Black Americans don’t make up the majority of the general population in any state, but a report found they made up more than half of the prison population in a dozen of them.
These states are Alabama, Delaware, Georgia, Illinois, Louisiana, Maryland, Michigan, Mississippi, New Jersey, North Carolina, South Carolina and Virginia, according to the new study. of the Sentencing Project released Wednesday.
The Sentencing Project is a nonprofit research group that promotes decarceration and criminal justice reform.
The group found that the disparity between black and white prison populations is greater than 9 to 1 in several states: California, Connecticut, Iowa, Maine, Minnesota, New Jersey and Wisconsin. New Jersey leads the country in disparity in its incarceration rates, with a black / white ratio of over 12 to 1.
“Truly meaningful reforms of the criminal justice system cannot be accomplished without recognition of its racist foundations,” the report said.
The Sentencing Project also found that black Americans are incarcerated in state prisons nearly five times more than white Americans, while Latinxes are 1.3 times more likely than whites to be in a prison. ‘State.
Wisconsin leads the United States in black incarceration rates, as one in 36 black residents is in state prison.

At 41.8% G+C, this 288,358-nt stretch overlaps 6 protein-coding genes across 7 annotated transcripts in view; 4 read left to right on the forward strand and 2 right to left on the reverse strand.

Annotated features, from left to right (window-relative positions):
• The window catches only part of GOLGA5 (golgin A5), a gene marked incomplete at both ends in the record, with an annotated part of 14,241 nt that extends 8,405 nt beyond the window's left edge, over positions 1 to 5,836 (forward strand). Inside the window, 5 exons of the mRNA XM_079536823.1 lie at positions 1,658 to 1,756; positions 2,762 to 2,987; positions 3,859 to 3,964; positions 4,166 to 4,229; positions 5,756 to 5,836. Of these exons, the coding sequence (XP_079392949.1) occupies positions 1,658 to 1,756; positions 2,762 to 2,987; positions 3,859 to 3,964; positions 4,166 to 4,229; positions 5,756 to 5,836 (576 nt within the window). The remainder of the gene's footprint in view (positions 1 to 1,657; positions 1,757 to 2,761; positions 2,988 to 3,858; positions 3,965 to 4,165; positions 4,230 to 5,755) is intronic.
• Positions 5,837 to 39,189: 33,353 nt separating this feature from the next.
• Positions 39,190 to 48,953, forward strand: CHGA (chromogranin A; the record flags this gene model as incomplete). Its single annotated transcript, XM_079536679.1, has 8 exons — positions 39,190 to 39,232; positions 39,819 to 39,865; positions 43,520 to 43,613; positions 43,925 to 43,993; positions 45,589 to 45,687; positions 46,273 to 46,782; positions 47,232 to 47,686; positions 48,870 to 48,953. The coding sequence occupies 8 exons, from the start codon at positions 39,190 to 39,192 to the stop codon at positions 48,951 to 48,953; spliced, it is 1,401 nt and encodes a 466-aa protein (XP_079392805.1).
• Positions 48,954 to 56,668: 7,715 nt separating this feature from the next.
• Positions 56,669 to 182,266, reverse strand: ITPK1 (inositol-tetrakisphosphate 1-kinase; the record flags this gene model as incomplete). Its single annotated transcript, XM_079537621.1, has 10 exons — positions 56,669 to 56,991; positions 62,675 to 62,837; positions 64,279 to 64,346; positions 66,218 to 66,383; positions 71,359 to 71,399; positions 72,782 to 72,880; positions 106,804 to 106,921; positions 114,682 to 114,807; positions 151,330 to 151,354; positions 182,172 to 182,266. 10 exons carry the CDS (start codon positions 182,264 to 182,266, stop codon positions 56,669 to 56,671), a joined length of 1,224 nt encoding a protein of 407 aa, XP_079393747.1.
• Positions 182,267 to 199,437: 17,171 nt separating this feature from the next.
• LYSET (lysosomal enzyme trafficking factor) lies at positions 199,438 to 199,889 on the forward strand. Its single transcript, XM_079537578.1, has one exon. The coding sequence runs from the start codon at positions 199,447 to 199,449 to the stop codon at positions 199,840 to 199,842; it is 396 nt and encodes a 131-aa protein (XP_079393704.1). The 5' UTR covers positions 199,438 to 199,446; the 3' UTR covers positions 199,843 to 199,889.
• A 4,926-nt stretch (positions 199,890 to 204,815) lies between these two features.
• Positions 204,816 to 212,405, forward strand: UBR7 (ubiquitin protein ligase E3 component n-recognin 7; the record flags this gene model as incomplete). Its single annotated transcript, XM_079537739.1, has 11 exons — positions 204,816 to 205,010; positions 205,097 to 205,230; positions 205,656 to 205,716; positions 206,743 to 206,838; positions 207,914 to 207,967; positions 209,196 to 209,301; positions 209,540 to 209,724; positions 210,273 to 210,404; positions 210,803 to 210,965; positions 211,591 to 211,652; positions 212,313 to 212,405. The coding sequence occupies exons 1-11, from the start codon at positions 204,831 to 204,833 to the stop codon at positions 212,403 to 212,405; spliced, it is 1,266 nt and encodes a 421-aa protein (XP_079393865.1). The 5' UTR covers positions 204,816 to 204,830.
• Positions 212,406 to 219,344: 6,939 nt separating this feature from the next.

The report made several recommendations to address racial and ethnic disparities in prisons, including eliminating mandatory minimum sentences and stopping arrests for minor drug offenses.
The researchers also encouraged lawmakers to draft crime bills to include an estimate of the policy’s impact on all demographic groups.
Racial bias in policing and incarceration became a major issue in 2020 following the death of George Floyd while in custody in Minneapolis. Hundreds of police reform bills have been passed across the country in the wake of Floyd’s murder, according to Politico.
In Congress, the House passed the George Floyd Justice in Policing Act earlier this year. The legislation, which has yet to be voted on in the Senate, reportedly tackles racial discrimination and excessive use of force in law enforcement
Decarceration is also a growing trend, as nine states – Alabama, Alaska, California, Connecticut, Hawaii, New Jersey, New York, Rhode Island and Vermont – have decreased their prison populations by 30% or more in recent years, according to the report. reporting.
“While prison population growth has slowed in most states due to sentencing reforms aimed at creating a more just and proportionate criminal justice system, differential treatment on the basis of race supports mass incarceration.” , said Ashley Nellis, senior research analyst at the association. in a report.
“Any reform effort to reduce our overreliance on imprisonment must also tackle these staggering racial and ethnic disparities head-on,” she added.